The president of the largest Latino evangelical organization says the president has better options for turning out the vote than the inflammatory immigration language he's been using.
Rev. Samuel Rodriguez, the president of the National Hispanic Leadership Conference and one of the president's faith advisors, acknowledged to CBN News on Thursday that the president is using the issue to activate his political base but argued for a different strategy.
"We could do better. You can't deny the fact that there's a political calculus in the president engaging the immigration rhetoric," he said. "I actually support the president in the idea of building a wall, stopping all illegal immigration."
But Rodriguez made the case that the president should campaign for the GOP using a positive message. "I don't want to stoke the worst of America. This president could actually run on one amazing platform – the lowest unemployment rate in a generation. The lowest unemployment rate ever for Hispanics and African-Americans," he said.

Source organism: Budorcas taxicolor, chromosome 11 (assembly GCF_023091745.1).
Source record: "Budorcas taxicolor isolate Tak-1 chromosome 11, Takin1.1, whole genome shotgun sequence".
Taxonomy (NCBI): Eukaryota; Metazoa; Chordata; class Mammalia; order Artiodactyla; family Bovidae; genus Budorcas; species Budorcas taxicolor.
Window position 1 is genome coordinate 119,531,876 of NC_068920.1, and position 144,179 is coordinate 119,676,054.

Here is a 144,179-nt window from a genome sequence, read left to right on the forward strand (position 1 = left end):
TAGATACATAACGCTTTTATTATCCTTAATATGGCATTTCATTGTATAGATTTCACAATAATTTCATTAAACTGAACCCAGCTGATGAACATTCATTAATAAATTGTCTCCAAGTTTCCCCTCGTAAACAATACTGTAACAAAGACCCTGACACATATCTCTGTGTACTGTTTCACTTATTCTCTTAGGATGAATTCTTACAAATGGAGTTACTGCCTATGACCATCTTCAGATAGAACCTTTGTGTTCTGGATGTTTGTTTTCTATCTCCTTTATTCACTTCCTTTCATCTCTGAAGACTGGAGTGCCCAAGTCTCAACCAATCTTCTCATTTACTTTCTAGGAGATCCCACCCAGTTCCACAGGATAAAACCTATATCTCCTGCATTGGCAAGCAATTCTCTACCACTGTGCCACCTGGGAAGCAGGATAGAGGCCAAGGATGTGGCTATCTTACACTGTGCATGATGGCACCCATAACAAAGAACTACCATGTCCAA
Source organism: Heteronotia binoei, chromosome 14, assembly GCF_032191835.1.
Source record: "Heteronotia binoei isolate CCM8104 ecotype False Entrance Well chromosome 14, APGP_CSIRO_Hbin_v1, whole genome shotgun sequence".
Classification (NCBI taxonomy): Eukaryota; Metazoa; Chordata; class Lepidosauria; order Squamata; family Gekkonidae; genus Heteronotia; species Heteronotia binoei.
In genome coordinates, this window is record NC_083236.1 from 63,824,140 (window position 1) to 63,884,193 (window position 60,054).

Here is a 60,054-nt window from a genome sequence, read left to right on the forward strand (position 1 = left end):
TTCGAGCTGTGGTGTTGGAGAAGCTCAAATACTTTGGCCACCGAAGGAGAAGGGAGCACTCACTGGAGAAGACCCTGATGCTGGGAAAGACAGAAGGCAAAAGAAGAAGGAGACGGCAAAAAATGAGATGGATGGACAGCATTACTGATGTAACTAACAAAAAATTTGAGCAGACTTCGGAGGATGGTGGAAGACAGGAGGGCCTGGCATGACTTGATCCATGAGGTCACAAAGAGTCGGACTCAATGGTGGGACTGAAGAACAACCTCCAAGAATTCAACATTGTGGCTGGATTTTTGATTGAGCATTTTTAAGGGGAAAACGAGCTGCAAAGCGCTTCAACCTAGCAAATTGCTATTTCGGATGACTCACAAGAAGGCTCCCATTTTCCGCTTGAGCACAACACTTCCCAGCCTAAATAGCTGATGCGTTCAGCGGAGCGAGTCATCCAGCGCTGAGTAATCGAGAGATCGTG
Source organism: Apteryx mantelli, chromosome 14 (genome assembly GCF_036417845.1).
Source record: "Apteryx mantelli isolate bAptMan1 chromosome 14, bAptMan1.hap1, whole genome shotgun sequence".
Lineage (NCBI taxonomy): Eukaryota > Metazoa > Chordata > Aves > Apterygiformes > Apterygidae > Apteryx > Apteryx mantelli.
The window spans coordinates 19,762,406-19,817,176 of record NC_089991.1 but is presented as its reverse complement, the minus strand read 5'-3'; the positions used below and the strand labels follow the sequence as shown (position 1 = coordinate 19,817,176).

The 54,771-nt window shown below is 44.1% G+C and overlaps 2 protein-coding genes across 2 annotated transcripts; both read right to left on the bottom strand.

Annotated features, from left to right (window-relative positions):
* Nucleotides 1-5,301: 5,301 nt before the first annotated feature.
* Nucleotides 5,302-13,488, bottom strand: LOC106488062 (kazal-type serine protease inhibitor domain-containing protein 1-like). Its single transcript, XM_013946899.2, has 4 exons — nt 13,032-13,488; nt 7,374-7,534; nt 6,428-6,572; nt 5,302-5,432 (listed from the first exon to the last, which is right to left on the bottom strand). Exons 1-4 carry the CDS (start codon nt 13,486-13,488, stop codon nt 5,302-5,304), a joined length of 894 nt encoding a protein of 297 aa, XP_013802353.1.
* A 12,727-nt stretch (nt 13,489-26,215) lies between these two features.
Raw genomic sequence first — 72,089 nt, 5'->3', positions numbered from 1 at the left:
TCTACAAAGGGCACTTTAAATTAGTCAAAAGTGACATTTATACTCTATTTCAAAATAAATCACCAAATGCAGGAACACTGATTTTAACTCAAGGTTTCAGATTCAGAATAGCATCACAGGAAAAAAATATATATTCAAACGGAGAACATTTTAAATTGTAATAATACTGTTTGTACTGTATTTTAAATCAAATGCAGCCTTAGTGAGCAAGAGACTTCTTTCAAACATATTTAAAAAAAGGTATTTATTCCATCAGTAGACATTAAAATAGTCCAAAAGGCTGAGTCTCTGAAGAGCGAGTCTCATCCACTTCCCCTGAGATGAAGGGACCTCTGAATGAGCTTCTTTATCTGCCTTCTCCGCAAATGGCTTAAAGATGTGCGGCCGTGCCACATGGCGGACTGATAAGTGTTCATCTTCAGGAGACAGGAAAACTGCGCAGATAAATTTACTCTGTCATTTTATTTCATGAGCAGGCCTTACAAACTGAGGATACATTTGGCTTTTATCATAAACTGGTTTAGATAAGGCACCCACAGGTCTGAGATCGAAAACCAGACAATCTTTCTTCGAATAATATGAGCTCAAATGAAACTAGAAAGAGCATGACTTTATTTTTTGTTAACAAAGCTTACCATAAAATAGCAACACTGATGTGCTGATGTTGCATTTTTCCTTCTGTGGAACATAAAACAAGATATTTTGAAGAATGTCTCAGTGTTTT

Rodriguez said he has personal angst over the president's election strategy focusing so heavily on immigration.
He painted a complicated picture of the caravan coming from Central America to the US border. "I'm completely aware that there are those from the hard left from Honduras that actually initiated this caravan," he said. Rodriguez said 70 percent of those in the caravan are single males and not women and children.
But he expressed empathy for them as well. "I would argue the vast majority are good, God-fearing people looking for a better life," he said.
Rodriguez called the issue of birthright citizenship that the president raised this week a "viable conversation." He said he opposes altering the Constitution to take away the right but argued that the US must build a firewall against what he described as a "birthing industry."
"There are people that are actually coming to America illegally for the purpose of giving birth – for their children to become legal citizens and for that to emerge as some sort of a continuum of individuals coming in here with the initial entry being one that's illegal in nature. How do we do that? How do we reconcile the fact that we are a sovereign nation, committed to protecting our borders?" he said.
Rodriguez thinks the heated campaign rhetoric over immigration has turned off some Latinos and will prevent them from voting. "It's unfortunate," he said, "because I would like to see more Latinos go out and vote and participate in our electoral process."